It’s the most wonderful time of the year! December 8, 2010

We had the most wonderful snow storm this past weekend. And yes, I think snow is wonderful. In December, at least. My back yard was like a wonderland…and I was like a kid in a candy store when it started snowing. Moving from a real live “winter wonderland” into a land of cold-but-dry midwest winters is rough, especially when winter means skating season in its peak!

We’re in for another big storm this weekend, but the biggest storm is headed for Beijing, as the top 6 skaters/teams in each discipline take to the ice to prove their “regular season” successes were more than just luck. The competition will be tougher than it has been all season, so these athletes know they better be prepared.

Here’s how things break down.

Men: World Champ Daisuke Takahashi seems the likely choice for “favorite.” However, he hasn’t had the most spectacular of Grand Prix seasons. He has just the 4th highest season best of the Final competitors –  234.79 (Kozuka – 248.07, Chan – 239.52, Oda – 236.52), and he’s looked a bit off more than once so far. With his countrymen hot on his heels and Chan anxious to skate two programs worthy of his monumental scores, Dai better up his game. Don’t forget the impending “Battle of the MJs” between Amodio and Verner. Florent got his in first this season, and the impression was created with raving reactions from the audience (albeit not-quite-so-raving reviews from skating fans who saw too much standing and not enough skating). However, Verner’s attempt paled in comparison. Tomas still had a very solid GP season, and his short program is simply divine. But that long…well, I just hope he doesn’t have to skate right after Amodio this weekend.

Ladies: Miki Ando has the best score this season – 174.47 – over fellow Japanese skater Akiko Suzuki (172.74) and Alissa Czisny (172.37). Carolina Kostner and Kanako Murakami have the same season best score of 164.93. Yet again, the only constant for this event is that no one has had a spectacular season. In fact, despite some wonderful moments (Alissa’s gold at Skate Canada, Ando’s jump clinic at Cup of China, Murakami’s delightful short program), the ladies season has been a bit of a mess. Very few clean programs, and many cases of “she who falls the least wins.” There are some unlikely names on this Final list for that very reason! There’s just truly no way of guessing what will happen here.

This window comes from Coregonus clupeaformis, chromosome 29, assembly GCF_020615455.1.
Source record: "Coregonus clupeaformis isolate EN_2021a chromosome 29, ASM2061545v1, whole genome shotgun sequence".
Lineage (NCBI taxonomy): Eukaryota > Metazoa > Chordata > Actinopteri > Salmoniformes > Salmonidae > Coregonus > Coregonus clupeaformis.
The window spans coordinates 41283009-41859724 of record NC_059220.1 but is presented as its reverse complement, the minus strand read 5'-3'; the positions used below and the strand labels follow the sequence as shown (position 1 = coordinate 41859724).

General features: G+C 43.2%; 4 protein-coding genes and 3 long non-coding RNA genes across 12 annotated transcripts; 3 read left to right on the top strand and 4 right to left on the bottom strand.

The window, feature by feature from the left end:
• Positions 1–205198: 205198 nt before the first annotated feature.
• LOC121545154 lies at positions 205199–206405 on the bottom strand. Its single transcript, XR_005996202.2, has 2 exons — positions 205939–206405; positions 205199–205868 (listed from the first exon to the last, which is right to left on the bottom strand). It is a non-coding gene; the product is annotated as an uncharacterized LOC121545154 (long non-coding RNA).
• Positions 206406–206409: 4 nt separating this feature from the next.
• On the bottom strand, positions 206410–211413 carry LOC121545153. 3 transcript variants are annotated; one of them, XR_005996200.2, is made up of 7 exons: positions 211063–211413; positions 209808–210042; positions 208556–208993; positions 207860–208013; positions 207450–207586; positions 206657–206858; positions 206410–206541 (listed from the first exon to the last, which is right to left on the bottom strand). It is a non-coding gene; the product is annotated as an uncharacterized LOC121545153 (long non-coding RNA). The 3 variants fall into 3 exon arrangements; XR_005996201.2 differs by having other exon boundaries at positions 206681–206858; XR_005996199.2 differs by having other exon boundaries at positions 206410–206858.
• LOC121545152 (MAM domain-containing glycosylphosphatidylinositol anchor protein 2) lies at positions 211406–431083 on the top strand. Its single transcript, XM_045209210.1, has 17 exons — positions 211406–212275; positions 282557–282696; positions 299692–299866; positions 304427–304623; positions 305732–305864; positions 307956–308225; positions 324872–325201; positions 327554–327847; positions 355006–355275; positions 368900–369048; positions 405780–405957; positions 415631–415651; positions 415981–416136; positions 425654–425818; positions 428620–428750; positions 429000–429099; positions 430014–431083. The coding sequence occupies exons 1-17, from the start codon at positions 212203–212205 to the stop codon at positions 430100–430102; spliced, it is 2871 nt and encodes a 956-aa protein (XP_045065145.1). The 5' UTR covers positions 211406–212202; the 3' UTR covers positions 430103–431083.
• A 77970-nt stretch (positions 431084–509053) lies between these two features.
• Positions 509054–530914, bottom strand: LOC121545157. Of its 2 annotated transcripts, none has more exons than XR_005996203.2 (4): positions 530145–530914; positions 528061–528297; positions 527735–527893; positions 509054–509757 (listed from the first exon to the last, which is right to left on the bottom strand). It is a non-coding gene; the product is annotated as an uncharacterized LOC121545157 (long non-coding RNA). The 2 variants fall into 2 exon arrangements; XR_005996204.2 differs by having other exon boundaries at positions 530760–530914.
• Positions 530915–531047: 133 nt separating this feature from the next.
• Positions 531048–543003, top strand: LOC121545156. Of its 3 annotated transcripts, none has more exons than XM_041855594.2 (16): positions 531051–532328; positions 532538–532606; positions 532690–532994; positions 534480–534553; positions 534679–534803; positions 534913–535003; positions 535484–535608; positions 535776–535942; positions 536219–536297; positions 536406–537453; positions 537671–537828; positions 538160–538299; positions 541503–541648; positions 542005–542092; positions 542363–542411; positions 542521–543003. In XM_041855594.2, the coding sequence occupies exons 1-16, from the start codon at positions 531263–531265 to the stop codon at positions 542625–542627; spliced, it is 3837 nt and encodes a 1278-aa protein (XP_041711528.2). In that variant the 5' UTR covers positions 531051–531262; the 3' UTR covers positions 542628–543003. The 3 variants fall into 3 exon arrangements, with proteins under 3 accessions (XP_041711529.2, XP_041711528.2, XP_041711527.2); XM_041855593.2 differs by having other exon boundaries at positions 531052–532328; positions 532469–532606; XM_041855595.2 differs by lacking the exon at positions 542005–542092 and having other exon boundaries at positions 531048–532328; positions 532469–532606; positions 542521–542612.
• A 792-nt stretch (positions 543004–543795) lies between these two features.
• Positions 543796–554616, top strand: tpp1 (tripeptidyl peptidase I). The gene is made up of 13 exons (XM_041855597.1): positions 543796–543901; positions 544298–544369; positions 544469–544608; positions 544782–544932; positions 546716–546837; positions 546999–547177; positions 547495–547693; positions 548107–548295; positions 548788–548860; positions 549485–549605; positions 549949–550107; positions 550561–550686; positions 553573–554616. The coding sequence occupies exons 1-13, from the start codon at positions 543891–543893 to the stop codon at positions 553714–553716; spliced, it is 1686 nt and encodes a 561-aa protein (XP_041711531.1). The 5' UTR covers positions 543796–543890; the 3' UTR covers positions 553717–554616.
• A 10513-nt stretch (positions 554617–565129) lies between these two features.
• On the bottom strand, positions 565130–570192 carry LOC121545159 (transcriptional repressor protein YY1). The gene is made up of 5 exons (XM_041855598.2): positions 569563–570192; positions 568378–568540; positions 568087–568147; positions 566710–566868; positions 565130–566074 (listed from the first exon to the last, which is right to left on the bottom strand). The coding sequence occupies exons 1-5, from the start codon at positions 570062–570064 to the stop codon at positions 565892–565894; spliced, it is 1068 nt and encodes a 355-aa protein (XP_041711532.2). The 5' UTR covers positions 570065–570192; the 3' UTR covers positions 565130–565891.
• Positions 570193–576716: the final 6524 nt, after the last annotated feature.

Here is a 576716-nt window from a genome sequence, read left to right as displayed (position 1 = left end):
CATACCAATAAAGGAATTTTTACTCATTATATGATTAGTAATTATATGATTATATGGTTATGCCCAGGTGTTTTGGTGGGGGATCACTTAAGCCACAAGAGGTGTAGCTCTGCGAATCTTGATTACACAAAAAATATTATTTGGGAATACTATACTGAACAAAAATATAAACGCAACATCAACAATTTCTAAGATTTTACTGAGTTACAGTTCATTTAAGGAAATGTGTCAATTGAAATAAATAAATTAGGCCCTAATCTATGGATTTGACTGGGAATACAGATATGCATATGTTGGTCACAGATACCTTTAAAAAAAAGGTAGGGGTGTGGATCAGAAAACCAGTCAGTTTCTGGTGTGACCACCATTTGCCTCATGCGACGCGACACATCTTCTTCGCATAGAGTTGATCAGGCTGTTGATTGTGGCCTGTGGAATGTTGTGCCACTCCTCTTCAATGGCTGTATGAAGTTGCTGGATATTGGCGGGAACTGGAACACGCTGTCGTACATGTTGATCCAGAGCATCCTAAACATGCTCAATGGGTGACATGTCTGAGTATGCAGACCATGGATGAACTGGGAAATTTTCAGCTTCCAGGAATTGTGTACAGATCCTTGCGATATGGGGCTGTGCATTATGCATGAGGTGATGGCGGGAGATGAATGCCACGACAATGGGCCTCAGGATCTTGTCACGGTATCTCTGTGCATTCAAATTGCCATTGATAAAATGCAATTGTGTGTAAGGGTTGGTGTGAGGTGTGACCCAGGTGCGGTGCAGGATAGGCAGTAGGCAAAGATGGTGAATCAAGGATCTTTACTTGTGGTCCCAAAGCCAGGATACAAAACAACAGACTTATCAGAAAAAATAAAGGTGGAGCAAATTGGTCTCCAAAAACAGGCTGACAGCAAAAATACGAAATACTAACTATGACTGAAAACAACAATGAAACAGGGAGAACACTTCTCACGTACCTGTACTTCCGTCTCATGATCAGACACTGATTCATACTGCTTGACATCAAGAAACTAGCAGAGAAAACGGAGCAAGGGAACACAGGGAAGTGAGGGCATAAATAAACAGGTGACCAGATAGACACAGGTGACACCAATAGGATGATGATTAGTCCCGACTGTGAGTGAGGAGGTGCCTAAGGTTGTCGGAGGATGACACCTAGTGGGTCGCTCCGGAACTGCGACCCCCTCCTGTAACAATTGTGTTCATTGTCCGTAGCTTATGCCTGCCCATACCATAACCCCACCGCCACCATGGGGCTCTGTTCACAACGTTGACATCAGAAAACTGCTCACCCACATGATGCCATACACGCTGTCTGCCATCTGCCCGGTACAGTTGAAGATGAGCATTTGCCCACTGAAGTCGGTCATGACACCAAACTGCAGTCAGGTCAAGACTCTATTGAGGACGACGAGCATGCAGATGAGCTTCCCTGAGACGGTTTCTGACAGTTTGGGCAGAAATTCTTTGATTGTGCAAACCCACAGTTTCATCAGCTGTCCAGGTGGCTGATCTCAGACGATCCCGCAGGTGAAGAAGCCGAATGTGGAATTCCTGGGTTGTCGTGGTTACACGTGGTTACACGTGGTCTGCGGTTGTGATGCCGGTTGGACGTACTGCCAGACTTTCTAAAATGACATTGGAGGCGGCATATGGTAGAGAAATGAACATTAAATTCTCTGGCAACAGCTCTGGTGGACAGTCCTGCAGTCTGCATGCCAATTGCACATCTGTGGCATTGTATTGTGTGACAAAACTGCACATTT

Pairs: Savchenko and Szolkowy have the edge in season best score over Pang and Tong, 197.88 to 189.37. The other four couples are competing in the Final for the first time. Don’t forget the kids from China, though. Sui and Han made a big splash on the senior circuit, proving they can hang with the big kids. They are passing on the Junior Grand Prix final to compete at the senior level, so no doubt they’ll be eying a spot on that podium…Moore-Towers/Moscovitch and Bazarova/Larionov better watch their backs!

Ice dance: Davis and White looked to be the runaway favorites all season long, and they are certainly still highly favored here. But their season best is only 3.39 higher than that of the French team of Pechalat and Bourzat (165.21, 161.82 respectively.) The French team has gained ground, and they may have the best free dance of the season. I’m looking forward to seeing Meryl and Charlie skate their free dance to it’s full potential, and they will likely have an edge in the short dance. But they won’t be able to take this one without a fight, that’s for sure. Beyond that, however, it would appear to be a battle for bronze between several teams that have looked good at times this year, but don’t quite have the fire power to play with Davis and White just yet. Still, it should be a very competitive event, as usual!

 

My Fantasy picks have been made, and as always, a vlog with those picks is coming soon.

 

What are your thoughts heading into this weekend? These should be the best 6 competitors in their disciplines…do you agree? Who are you most surprised to see in Beijing? Who do you think will make the biggest splash? Let me know!

 

Next week I hope to look a little closer at the not-so-new-but-reemerging Code of Points debate. Hopefully this weekend will paint a clear picture of how the system is really working…and we’ll go from there.

 

My Twitter presence this weekend may be limited due to a heavy work schedule (hate it when “real work” gets in the way of my skating work!) but we shall see. I will certainly be letting you know how much live play-by-play I’ll be available for, so check twitter.com/FromTheBoards for all the info!

 

Until then…